Director, NETS Victoria
NETS Victoria is thrilled to be partnering once again with Shepparton Art Museum (SAM) to present Craftivism: Dissident Objects and Subversive Forms. There is something special about objects made by hand. It is almost as though, through the process of making – of putting stitch into cloth or the moulding of clay – that we embed a sense of ourselves and ideas into the material.
Once relegated to ‘something my Grandma does’, craft is being embraced by contemporary artists as a vehicle for making a statement. I often think that a political statement made through the materiality of craft can be heard by a broader audience than one made in high art. Craft is for the people, it is something that everyone can embrace, whereas art is often seen as elite.
The history of using craft as a forum for change is a long one. I think of the beautifully embellished banners made for the women’s suffrage movement now celebrating 100 years in 2018. They provided a way for everyday women to use the materials and skills at hand to create bold statements. Often it didn’t matter what the phrase was on the banner; the positioning of colour and images is what got the message across. There was a pride in making, of ensuring the longevity of the work and the message.
The Suffragettes used their needlework skills to fashion a new visual vocabulary. These were not the vast, commercially produced, painted banners of the male dominated trade unions sporting golden portraits of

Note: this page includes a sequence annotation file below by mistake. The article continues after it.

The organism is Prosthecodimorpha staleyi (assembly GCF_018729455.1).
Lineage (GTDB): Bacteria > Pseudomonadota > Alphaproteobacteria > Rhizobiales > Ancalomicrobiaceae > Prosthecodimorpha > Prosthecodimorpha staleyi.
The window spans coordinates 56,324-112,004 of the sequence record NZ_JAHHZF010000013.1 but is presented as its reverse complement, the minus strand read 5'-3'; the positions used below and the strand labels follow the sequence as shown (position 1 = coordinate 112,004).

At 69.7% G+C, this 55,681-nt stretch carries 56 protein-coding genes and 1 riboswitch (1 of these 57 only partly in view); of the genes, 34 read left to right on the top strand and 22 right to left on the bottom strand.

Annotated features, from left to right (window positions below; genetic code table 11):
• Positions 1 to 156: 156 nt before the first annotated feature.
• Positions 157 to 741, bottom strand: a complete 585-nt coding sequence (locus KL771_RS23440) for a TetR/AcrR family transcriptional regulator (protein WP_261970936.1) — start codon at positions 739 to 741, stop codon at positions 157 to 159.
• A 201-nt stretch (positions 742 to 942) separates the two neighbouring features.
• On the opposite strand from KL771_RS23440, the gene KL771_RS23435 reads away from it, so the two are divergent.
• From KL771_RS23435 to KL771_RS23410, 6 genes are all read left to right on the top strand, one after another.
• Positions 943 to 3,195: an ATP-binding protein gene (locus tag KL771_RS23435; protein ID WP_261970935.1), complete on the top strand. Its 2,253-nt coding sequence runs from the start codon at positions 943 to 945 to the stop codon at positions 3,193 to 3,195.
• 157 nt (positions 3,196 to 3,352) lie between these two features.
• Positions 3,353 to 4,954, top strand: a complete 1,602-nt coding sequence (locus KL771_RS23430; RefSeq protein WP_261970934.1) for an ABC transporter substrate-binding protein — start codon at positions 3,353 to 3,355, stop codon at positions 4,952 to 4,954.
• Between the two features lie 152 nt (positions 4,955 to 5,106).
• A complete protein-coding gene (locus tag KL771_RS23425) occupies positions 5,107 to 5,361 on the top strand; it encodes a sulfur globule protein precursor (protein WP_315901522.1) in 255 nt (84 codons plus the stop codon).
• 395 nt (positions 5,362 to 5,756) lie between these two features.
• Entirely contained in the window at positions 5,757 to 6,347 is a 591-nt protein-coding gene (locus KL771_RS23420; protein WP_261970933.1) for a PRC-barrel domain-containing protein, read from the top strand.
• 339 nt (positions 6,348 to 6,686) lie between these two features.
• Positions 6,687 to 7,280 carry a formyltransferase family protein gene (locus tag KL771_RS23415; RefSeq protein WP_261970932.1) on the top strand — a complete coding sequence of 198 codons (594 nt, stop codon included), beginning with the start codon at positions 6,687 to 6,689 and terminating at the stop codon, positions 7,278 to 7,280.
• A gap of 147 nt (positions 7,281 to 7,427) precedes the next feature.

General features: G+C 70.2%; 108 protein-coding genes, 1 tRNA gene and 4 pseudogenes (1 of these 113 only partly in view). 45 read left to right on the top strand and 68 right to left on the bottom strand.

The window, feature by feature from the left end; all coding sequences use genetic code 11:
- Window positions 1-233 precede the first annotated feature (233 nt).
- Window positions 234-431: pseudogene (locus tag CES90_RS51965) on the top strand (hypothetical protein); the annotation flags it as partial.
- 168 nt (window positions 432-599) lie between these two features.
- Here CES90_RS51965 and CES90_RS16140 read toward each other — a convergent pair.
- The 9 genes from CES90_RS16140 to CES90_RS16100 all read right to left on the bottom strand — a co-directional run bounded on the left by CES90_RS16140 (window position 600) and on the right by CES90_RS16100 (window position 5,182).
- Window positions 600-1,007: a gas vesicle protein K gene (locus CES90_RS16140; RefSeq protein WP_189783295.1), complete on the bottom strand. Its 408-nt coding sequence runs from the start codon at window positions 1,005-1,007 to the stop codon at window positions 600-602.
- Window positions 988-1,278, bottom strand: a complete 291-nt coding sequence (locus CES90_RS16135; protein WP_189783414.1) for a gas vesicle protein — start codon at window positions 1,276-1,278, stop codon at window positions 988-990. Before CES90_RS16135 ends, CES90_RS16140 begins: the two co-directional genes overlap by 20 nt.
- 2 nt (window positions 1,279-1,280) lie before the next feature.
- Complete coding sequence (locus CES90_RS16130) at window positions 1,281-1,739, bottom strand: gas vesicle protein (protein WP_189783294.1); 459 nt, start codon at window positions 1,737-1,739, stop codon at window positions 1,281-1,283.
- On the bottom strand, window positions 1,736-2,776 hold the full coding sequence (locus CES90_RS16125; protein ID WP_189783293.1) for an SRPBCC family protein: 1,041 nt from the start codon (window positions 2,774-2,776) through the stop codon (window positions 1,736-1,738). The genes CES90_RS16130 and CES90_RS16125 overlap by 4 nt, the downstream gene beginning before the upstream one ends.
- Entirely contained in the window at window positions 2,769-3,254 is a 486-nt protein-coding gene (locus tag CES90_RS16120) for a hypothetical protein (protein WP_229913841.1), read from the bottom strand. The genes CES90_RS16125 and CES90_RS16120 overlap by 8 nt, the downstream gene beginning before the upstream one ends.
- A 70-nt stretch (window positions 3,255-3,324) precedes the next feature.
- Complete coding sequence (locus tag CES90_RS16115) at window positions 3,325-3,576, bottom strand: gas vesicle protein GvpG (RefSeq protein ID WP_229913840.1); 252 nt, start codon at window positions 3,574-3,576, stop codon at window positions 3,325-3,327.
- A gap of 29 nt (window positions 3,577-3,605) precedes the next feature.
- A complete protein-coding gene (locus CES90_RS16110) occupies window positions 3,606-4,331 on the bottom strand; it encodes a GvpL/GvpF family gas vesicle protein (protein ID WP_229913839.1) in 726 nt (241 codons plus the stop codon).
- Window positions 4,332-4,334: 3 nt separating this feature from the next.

political heroes. Instead, the suffragette banners were
deliberately made by hand. Embroidered and appliquéd,
bearing feminine and symbolic emblems of birds, flowers and lamps, inscribed with women’s names, made in drawing room fabrics of velvet, silk, brocade and satin; they were splendid, rich, beautiful.1
Fast forward to 2018 and we see a large number of artists embracing the skills and ideas of past ‘crafters’. For some, these skills were passed down from their mother or grandmother – or as in my case, their father. Others will have learnt them the modern way, by YouTube tutorials or just by trial and error. No matter how they have learnt their skills, what does occur is an engaging conversation between artist, artwork and viewers. Often these viewers will relish sharing their own stories of making, bridging the gap between generations and cultures.
Craftivism. Dissident Objects and Subversive Forms was developed through NETS Victoria’s 2017 Exhibition Development Fund (EDF), which allowed an initial idea from SAM’s curatorial team to grow into a national tour. This annual program, supported by Creative Victoria, is a unique offering by NETS Victoria and has proven to produce a series of fascinating and ambitious exhibitions such as this one. We are also very grateful for further funding from the Australia Council for the Arts through its Contemporary Touring Initiative, which has provided financial support for the tour and has allowed us to deliver unique public programs for each venue.
I’m certain that Craftivism. Dissident Objects and Subversive Forms will inspire and provoke all those who attend the exhibition and take part in the accompanying activities. With many hands and voices, change can be made.
1. Clare Hunter in ‘Our History of Banner-Making’, Processions, Accessed 17 August 2018, https://www.processions.co.uk/ story/history-banner-making/.